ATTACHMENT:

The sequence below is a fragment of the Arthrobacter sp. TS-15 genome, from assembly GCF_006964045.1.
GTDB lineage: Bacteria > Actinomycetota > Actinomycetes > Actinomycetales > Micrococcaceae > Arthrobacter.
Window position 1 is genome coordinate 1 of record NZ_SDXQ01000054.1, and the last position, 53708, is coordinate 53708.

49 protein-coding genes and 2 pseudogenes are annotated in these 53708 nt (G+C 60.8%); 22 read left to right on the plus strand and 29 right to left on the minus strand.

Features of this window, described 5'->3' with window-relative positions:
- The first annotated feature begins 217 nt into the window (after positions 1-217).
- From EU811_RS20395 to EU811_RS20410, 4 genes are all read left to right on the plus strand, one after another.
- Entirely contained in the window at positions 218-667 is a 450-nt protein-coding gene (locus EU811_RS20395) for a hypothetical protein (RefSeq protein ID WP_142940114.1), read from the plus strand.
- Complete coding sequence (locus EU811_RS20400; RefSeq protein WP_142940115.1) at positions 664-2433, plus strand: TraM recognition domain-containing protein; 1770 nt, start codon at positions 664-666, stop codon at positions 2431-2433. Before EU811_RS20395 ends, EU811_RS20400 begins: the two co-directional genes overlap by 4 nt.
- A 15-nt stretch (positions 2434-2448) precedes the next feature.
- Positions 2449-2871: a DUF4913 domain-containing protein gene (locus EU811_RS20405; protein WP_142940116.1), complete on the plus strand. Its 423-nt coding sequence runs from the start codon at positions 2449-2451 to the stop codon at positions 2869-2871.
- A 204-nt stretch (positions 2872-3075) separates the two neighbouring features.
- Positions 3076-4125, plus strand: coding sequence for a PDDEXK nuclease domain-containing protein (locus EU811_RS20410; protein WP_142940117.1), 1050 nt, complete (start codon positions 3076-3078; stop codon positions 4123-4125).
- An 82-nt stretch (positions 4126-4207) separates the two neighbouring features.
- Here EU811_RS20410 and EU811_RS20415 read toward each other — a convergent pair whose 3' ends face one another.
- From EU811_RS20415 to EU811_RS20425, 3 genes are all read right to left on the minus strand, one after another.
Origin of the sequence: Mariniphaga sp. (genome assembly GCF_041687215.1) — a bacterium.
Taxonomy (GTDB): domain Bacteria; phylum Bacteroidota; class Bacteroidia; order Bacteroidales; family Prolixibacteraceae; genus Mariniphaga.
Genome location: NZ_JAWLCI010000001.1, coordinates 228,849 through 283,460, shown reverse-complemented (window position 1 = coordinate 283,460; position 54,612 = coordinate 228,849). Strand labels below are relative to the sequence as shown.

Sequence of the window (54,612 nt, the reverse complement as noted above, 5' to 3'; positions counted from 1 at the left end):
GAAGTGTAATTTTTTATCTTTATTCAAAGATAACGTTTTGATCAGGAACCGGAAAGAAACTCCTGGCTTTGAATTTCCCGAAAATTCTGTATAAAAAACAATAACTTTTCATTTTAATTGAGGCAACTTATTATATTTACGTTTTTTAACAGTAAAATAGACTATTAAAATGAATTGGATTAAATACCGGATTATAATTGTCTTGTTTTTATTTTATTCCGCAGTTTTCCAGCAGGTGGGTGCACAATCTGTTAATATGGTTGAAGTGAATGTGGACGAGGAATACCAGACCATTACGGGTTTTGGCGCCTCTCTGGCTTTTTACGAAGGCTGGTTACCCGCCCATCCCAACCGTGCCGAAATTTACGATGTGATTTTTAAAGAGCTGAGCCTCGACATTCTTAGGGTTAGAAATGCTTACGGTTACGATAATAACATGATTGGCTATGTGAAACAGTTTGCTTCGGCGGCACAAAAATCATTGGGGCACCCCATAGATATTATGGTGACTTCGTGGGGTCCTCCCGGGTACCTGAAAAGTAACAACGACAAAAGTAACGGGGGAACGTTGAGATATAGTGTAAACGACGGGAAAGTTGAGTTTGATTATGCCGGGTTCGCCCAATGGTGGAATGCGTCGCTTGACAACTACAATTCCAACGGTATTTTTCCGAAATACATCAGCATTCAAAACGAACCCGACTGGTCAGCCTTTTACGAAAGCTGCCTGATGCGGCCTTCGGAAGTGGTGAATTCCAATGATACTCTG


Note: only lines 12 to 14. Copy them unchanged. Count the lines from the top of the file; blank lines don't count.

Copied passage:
- A 204-nt stretch (positions 2872-3075) separates the two neighbouring features.
- Positions 3076-4125, plus strand: coding sequence for a PDDEXK nuclease domain-containing protein (locus EU811_RS20410; protein WP_142940117.1), 1050 nt, complete (start codon positions 3076-3078; stop codon positions 4123-4125).
- An 82-nt stretch (positions 4126-4207) separates the two neighbouring features.